A conference coach will help you with business presentations to a small or large audience, whether the presentation is intended to inform, persuade or entertain (perhaps all three). You can enlist their help to distill information into distinctive messages, to tailor and structure your presentation logically, to incorporate powerful language and visuals, to tailor and rehearse delivery techniques, deal with tough questions, and polish your delivery so that you are both very professional and still authentically yourself.

 

  A presentation coach needs to be a shape-shifter

A presentation coach needs to be a shape-shifter

What should you look for in a presentation coach?

1.  Experience in working at senior level.  The coach needs the credibility, gravitas and understanding gained from dealing with the C-suite in order to tailor their whole approach and handle demanding executives.

2.  A process for the coaching that is straight-forward and flexible.  A senior executive does not want to follow a rigid pathway but needs to know that the coaching has a logic that will ensure the best outcome.  The coach must be ready to articulate this logic concisely.

3.  A holistic view.  A coach can usefully combine coaching individuals with co-ordinating a team (eg. a pitch team), facilitating a workshop (eg. developing key messages), bringing in other specialist support (eg. media skills), helping think about the communication around an event, both formal and informal, and more.  Finally, I believe a coach has to keep the right people in the limelight, remaining as the guide on the side not the sage on the stage..

4.  The capacity to understand the content of the presentation at an appropriate level.  The coach won’t necessarily speak your technical language but needs firstly, to be able to understand the concepts and key messages, and secondly, to be comfortable with some degree of ignorance.  From this standpoint, the coach can act as a proxy for the audience and provide useful feedback and questions around the clarity and impact of the messaging.  A coach with a business background rather than an acting background will likely score higher on this point.

5.  A diplomatic but direct manner.  A coach must often give tough feedback to the people with very healthy egos in a way that will not generate resistance but open them up to behaviour change.  It can be a long time since a CEO had anyone tell him/her they are not as good as they think they are! Tact and kindness are essential, regardless of the client’s manner.  It is an independent coach’s duty to give the truthful feedback.

6.  Linked to the above point is psychological awareness.  The more aware a coach is, the more she can adapt her coaching to get the best from the client.  You might find a coach moves between the roles in the word-cloud above very rapidly, to offer the right mix of support and challenge at the right moment.  Sometimes the coach might want to explore an aspect of a person’s behaviour with them, but often there is no time for that.  The focus is on using psychological knowledge to devise exercises and ways of rehearsing that help deal with nervous behaviours, mental blocks or stress.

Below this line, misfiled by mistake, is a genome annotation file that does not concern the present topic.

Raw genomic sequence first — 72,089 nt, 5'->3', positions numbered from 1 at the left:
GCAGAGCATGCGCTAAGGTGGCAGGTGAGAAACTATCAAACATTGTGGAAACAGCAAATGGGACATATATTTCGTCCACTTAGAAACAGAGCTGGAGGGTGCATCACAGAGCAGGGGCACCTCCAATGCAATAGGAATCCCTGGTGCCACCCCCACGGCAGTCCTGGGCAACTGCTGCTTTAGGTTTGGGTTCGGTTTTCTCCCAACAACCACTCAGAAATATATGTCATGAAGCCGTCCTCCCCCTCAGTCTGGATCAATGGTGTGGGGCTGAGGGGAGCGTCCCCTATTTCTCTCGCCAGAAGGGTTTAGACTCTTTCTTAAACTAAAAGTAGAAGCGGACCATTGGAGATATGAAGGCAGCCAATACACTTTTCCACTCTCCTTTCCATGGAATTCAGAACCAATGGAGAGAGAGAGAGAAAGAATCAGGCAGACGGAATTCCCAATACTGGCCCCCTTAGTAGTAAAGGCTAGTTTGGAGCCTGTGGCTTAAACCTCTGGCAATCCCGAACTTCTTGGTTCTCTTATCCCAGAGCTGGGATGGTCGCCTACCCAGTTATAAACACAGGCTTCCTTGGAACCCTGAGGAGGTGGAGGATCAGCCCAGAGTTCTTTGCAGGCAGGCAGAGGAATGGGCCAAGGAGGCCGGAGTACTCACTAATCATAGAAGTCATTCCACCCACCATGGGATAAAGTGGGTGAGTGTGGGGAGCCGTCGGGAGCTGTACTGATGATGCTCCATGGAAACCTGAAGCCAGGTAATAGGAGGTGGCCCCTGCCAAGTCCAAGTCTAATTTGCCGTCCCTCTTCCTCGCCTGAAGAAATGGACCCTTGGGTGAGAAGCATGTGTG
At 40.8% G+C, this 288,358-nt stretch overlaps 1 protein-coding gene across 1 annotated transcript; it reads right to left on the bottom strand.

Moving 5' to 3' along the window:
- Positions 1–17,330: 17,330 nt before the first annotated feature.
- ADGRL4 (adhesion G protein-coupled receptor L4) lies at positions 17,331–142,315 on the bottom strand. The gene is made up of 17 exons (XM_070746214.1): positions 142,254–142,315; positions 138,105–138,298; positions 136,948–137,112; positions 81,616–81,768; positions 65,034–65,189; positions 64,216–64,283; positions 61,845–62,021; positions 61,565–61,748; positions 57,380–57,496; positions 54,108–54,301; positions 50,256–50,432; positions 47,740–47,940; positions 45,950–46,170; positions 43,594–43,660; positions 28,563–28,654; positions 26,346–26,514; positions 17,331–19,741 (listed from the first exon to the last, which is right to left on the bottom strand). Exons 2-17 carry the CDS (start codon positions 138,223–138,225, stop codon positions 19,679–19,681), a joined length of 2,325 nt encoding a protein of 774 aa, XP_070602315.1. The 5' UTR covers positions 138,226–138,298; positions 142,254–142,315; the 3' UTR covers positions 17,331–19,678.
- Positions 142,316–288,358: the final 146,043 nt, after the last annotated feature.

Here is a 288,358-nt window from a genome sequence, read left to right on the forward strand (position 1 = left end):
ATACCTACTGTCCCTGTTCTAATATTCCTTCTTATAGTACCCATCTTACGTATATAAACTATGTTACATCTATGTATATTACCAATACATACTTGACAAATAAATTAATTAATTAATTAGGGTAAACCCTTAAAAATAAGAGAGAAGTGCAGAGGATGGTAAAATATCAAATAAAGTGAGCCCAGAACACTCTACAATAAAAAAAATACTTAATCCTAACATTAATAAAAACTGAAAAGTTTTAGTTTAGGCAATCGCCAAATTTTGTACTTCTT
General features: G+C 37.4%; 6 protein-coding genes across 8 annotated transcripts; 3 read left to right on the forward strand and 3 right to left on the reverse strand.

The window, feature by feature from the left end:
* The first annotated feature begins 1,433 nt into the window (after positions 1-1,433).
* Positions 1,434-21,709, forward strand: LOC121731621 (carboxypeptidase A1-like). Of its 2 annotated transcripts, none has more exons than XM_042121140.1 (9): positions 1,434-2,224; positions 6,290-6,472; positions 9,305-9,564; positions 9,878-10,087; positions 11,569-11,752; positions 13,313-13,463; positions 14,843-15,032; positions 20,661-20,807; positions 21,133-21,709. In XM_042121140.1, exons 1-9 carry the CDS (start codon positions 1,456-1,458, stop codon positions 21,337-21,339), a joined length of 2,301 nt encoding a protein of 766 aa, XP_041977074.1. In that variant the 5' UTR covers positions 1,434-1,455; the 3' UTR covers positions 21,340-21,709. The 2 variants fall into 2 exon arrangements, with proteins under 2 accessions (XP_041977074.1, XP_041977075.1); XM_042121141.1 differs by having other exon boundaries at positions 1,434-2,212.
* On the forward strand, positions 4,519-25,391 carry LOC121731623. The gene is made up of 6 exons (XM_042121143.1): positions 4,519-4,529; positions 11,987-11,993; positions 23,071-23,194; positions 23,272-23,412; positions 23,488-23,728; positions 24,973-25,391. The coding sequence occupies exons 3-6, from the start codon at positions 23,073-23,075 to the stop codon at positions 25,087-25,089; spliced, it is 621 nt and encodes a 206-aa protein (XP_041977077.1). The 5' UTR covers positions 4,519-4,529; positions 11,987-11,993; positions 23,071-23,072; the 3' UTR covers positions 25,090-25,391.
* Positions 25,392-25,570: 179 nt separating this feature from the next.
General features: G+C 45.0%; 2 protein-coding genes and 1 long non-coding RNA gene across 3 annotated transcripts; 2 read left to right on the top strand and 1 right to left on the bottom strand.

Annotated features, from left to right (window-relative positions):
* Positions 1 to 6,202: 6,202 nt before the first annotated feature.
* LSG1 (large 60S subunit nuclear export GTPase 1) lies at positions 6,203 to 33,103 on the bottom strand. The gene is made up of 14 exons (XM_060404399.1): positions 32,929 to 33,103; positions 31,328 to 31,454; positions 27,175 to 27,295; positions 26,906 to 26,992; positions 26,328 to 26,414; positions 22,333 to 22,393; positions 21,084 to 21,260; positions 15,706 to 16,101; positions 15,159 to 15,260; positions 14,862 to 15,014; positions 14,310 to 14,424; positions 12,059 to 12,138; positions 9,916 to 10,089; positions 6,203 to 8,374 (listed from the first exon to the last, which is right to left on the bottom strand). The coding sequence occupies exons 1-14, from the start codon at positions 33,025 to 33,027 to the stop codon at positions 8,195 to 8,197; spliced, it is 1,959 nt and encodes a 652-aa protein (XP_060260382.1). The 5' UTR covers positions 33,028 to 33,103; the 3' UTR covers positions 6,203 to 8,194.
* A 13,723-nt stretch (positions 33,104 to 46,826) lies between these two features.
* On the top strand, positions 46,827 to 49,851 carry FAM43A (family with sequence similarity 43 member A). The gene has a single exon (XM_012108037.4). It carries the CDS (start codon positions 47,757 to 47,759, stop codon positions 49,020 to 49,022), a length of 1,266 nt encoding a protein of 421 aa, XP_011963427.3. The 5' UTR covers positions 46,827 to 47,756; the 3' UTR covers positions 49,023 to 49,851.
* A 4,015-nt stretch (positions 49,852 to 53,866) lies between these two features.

7.  Listening, observation and focusing skills.  As the coach listens to the presentation rehearsal, they simultaneously assess what the client intends to communicate and what the audience is likely to be receiving at conscious and unconscious levels and thinks what can be changed to increase the quality of this communication, and chooses how that could be brought about.  Time is short so the ability to concentrate attention is vital.  Experience will tell the coach which changes will make the most difference, from what they have observed.  When the presentation is imminent, it’s not wise or justifiable to advise a client to improve too many different aspects.

8.  A toolbox of different approaches to use.  Two clients may have a similar issue but need different exercises to resolve it.  For example, to encourage standing still, at different times I have had people clench muscles, stand on a piece of paper, visualise a tree, imagine sitting on a throne, take off their shoes and, counter-intuitively, dance around.  Ten years after once seeing a particular exercise for increasing authority, it sprang to mind at the right moment, for the right person. 

I am biased due to my own experience, and I think that a purely acting, story-telling, NLP or other specific approach, whilst useful, is not complete enough for the complexity and ambiguity inherent in working intensively with senior executives.

What benefits you can expect from working with a presentation coach?

  • Rapid and significant improvement to the look, feel and delivery of a presentation.
  • A boost of confidence when new mastery has been gained.
  • The value of an external coach’s objectivity and independent viewpoint.
  • A tailored, customised approach to dealing with each executive.
  • The know-how of an experienced consultant, to avoid errors and inconsistencies across the board.
  • Leverage of individuals’ strengths plus minimisation of weaknesses, so they perform at their best.
  • You might not want to mention this, but unlike a course, it’s a form of training that is palatable to the C-suite.  It can even be fun.

Overall, the individual benefits in the short and long-term from such development, and the organisation builds its reputation and achieves better business outcomes from stronger presentations.

In conclusion

Working with a presentation coach is a convenient, intensive, practical and valuable experience.  With the above guidance, you now know how to invest in the right coach to make the best of your next presentation opportunity.

If you'd like to discuss your particular situation, please give me a call or drop me an email. 

Tel:  +44 (0)7803 166027  E:  hilary@hilaryfraser.com